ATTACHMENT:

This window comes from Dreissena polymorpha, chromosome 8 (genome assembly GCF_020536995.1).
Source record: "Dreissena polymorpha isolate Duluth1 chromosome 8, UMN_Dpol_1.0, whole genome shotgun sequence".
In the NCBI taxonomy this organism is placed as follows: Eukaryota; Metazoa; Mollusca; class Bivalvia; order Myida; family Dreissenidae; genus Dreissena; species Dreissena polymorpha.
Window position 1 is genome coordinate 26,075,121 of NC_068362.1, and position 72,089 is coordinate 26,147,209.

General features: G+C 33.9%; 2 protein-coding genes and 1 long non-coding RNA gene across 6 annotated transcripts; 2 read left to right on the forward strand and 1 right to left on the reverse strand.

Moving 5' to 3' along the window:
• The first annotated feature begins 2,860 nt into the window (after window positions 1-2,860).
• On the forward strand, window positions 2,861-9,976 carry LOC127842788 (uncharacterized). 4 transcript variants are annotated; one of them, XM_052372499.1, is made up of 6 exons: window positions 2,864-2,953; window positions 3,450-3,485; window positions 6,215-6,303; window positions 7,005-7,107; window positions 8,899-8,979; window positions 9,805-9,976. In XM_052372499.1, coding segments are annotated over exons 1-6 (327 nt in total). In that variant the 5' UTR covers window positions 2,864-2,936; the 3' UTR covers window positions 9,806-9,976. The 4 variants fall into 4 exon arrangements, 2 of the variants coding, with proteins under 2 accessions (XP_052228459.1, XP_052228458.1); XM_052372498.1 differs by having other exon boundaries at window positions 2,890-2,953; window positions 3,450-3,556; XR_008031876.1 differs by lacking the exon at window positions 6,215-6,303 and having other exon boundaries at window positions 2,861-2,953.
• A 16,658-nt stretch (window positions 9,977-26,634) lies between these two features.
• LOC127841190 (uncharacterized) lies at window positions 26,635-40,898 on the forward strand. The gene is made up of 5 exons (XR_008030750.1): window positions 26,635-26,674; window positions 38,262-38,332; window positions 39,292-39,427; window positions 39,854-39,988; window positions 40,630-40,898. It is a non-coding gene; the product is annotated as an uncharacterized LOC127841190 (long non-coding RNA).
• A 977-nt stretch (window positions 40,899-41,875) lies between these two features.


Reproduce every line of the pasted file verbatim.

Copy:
This window comes from Dreissena polymorpha, chromosome 8 (genome assembly GCF_020536995.1).
Source record: "Dreissena polymorpha isolate Duluth1 chromosome 8, UMN_Dpol_1.0, whole genome shotgun sequence".
In the NCBI taxonomy this organism is placed as follows: Eukaryota; Metazoa; Mollusca; class Bivalvia; order Myida; family Dreissenidae; genus Dreissena; species Dreissena polymorpha.
Window position 1 is genome coordinate 26,075,121 of NC_068362.1, and position 72,089 is coordinate 26,147,209.

General features: G+C 33.9%; 2 protein-coding genes and 1 long non-coding RNA gene across 6 annotated transcripts; 2 read left to right on the forward strand and 1 right to left on the reverse strand.

Moving 5' to 3' along the window:
• The first annotated feature begins 2,860 nt into the window (after window positions 1-2,860).
• On the forward strand, window positions 2,861-9,976 carry LOC127842788 (uncharacterized). 4 transcript variants are annotated; one of them, XM_052372499.1, is made up of 6 exons: window positions 2,864-2,953; window positions 3,450-3,485; window positions 6,215-6,303; window positions 7,005-7,107; window positions 8,899-8,979; window positions 9,805-9,976. In XM_052372499.1, coding segments are annotated over exons 1-6 (327 nt in total). In that variant the 5' UTR covers window positions 2,864-2,936; the 3' UTR covers window positions 9,806-9,976. The 4 variants fall into 4 exon arrangements, 2 of the variants coding, with proteins under 2 accessions (XP_052228459.1, XP_052228458.1); XM_052372498.1 differs by having other exon boundaries at window positions 2,890-2,953; window positions 3,450-3,556; XR_008031876.1 differs by lacking the exon at window positions 6,215-6,303 and having other exon boundaries at window positions 2,861-2,953.
• A 16,658-nt stretch (window positions 9,977-26,634) lies between these two features.
• LOC127841190 (uncharacterized) lies at window positions 26,635-40,898 on the forward strand. The gene is made up of 5 exons (XR_008030750.1): window positions 26,635-26,674; window positions 38,262-38,332; window positions 39,292-39,427; window positions 39,854-39,988; window positions 40,630-40,898. It is a non-coding gene; the product is annotated as an uncharacterized LOC127841190 (long non-coding RNA).
• A 977-nt stretch (window positions 40,899-41,875) lies between these two features.